Franciacorta may be a newcomer to the scene, but its glorious wines are more than enough to burst Prosecco’s bubble, writes Johnathan Ray
Prosecco has famously taken the world by storm. And the best examples are very good indeed: light, zesty, fruity and disarmingly undemanding and approachable. I mean, who doesn’t crave a well-chilled Prosecco at the end of the working day? Or, even better, a well-chilled Bellini or Aperol spritz in which Prosecco is the crucial ingredient?
Delicious as the best Proseccos are (and, let’s be honest, the less good are pretty grim), they can’t hold a candle to Italy’s least well-known but finest fizz by far: Franciacorta. This glorious wine, produced along the southern banks of Lake Iseo in Lombardy, between Bergamo and Brescia, is il bel paese’s gift to the world — well, along with Monica Bellucci, Gioachino Rossini, Cinema Paradiso and pesto alla genovese.
Whereas Prosecco is made by the cheap Charmat process (or tank method), Franciacorta is made using the finer, more laborious Champagne method, with its crucial secondary fermentation inside the bottle. Little wonder, then, that Tilli Rizzo of Fratelli Berlucchi, one of the finest producers, declares that Franciacorta is the Aston Martin to Prosecco’s Mini; the private jet to its easyJet.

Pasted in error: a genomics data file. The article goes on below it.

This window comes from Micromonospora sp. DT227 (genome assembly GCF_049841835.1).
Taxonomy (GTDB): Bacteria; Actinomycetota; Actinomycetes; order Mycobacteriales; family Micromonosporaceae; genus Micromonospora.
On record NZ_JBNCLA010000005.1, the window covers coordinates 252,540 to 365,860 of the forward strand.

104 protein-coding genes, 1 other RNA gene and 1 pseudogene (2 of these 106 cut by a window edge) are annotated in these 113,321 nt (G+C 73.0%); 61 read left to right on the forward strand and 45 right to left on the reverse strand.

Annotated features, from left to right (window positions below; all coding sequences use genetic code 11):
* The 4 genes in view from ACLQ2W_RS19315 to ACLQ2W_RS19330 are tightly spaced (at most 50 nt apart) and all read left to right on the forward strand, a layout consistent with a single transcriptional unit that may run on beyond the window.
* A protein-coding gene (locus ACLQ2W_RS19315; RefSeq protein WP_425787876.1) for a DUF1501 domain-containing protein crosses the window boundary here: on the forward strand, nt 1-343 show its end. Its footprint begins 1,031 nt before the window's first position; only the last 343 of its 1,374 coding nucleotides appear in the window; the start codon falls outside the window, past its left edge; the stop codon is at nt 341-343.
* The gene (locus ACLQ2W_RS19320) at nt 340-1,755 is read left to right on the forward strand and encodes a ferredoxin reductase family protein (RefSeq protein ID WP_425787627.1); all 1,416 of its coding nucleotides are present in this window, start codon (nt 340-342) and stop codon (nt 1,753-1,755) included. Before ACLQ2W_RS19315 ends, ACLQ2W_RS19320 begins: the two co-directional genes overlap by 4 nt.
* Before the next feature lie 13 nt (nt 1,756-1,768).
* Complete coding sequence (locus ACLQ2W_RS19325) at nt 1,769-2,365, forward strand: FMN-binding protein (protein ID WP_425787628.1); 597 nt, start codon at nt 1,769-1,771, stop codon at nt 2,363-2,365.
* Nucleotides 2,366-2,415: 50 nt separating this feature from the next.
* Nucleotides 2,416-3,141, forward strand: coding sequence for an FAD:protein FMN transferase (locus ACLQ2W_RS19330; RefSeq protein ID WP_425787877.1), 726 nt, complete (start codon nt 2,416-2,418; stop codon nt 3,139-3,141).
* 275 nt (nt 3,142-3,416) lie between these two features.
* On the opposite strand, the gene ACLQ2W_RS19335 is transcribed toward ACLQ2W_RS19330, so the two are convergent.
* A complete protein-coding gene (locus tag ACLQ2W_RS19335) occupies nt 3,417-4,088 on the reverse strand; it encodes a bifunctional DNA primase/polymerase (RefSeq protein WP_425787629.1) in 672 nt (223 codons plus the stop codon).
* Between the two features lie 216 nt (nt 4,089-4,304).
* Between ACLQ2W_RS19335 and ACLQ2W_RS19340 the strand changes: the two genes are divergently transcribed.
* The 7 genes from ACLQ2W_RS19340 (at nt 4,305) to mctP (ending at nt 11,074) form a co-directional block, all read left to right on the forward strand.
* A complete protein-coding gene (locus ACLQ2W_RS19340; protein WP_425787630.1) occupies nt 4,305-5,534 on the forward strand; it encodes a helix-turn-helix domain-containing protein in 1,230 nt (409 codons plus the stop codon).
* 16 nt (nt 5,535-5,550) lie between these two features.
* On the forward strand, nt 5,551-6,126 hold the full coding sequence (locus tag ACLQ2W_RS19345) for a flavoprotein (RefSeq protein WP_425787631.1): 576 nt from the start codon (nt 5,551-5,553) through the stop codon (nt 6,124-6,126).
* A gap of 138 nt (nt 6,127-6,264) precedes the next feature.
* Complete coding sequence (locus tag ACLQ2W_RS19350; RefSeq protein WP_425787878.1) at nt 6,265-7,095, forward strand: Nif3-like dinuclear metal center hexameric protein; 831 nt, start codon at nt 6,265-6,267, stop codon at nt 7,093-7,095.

Franciacorta is the only sparkling wine in the world apart from champagne whose name refers not only to the wine itself, but also to the method and to the region of its production. Still wines — mainly red — have been made here for centuries, but it’s only since the 1960s that sparklers have been produced (and only since the 1980s with any real purpose).
DOC status was granted in 1967, specifying that the wines should be made by said Champagne method, using only hand-harvested Chardonnay (giving freshness and complexity), Pinot Nero (body and structure) and Pinot Bianco (creamy fresh fruit, softness and a light citrus acidity). DOCG status followed in 1997. In 2003, however, Franciacorta became the only wine in Italy to be exempt from putting this appellation on its bottles. The single word ‘Franciacorta’ is deemed enough to guarantee quality and place of origin.
Its producers don’t want to imitate champagne, though. They are as different from the French as mozzarella and olive oil are from foie gras and butter.
The soil is similar to that of Champagne, but the climate is warmer. This gives ripeness. Cooling breezes off Lake Iseo and the surrounding mountains give freshness and perfume, and the grapes boast higher natural sugar and lower acidity than those of Champagne, meaning less sugar need be added to the wines. Indeed, most Franciacortas are pas dosé — that’s to say, with no added sugar — so ripe is the fruit.
Franciacorta is a tiny region but it has grown fast. In 1972 there were just 200 hectares under vine; today there are 3,500ha. This will be the limit, though, since there is simply no more room in which to plant. Nearly all the wineries are family-owned operations, and nearly all are organic. Indeed, it boasts the highest proportion of organic producers in the world, with the stated aim of being totally organic by 2020.
If you’re yet to discover the fabulous fizzes of Franciacorta, you’re in for an effervescent, eye-opening, tongue-tingling treat. If you know them already, you’ll completely understand why I am so smitten.